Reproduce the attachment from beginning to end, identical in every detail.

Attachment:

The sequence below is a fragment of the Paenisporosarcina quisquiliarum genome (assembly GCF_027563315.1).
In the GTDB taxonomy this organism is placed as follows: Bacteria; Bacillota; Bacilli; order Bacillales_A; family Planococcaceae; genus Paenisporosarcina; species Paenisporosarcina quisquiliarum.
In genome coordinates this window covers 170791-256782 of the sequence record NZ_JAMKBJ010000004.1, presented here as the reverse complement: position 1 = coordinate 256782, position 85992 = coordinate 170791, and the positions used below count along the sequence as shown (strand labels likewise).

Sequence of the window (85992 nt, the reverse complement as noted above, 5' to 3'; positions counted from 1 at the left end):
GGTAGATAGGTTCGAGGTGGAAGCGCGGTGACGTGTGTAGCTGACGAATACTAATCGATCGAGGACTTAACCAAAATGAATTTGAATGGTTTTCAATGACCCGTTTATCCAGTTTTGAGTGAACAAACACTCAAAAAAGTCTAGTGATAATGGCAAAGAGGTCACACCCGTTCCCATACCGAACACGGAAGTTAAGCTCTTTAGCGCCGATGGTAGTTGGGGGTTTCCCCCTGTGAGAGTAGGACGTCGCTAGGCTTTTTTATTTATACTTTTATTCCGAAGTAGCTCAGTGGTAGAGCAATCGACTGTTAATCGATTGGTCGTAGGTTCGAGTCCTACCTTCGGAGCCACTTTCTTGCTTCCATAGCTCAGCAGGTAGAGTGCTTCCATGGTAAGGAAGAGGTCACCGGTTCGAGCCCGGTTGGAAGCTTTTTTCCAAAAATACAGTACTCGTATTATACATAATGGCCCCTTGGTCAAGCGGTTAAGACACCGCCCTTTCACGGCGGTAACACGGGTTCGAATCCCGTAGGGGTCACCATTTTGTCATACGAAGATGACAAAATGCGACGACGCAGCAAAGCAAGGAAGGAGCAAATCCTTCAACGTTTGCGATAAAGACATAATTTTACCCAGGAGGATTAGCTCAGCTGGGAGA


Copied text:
The sequence below is a fragment of the Paenisporosarcina quisquiliarum genome (assembly GCF_027563315.1).
In the GTDB taxonomy this organism is placed as follows: Bacteria; Bacillota; Bacilli; order Bacillales_A; family Planococcaceae; genus Paenisporosarcina; species Paenisporosarcina quisquiliarum.
In genome coordinates this window covers 170791-256782 of the sequence record NZ_JAMKBJ010000004.1, presented here as the reverse complement: position 1 = coordinate 256782, position 85992 = coordinate 170791, and the positions used below count along the sequence as shown (strand labels likewise).

Sequence of the window (85992 nt, the reverse complement as noted above, 5' to 3'; positions counted from 1 at the left end):
GGTAGATAGGTTCGAGGTGGAAGCGCGGTGACGTGTGTAGCTGACGAATACTAATCGATCGAGGACTTAACCAAAATGAATTTGAATGGTTTTCAATGACCCGTTTATCCAGTTTTGAGTGAACAAACACTCAAAAAAGTCTAGTGATAATGGCAAAGAGGTCACACCCGTTCCCATACCGAACACGGAAGTTAAGCTCTTTAGCGCCGATGGTAGTTGGGGGTTTCCCCCTGTGAGAGTAGGACGTCGCTAGGCTTTTTTATTTATACTTTTATTCCGAAGTAGCTCAGTGGTAGAGCAATCGACTGTTAATCGATTGGTCGTAGGTTCGAGTCCTACCTTCGGAGCCACTTTCTTGCTTCCATAGCTCAGCAGGTAGAGTGCTTCCATGGTAAGGAAGAGGTCACCGGTTCGAGCCCGGTTGGAAGCTTTTTTCCAAAAATACAGTACTCGTATTATACATAATGGCCCCTTGGTCAAGCGGTTAAGACACCGCCCTTTCACGGCGGTAACACGGGTTCGAATCCCGTAGGGGTCACCATTTTGTCATACGAAGATGACAAAATGCGACGACGCAGCAAAGCAAGGAAGGAGCAAATCCTTCAACGTTTGCGATAAAGACATAATTTTACCCAGGAGGATTAGCTCAGCTGGGAGA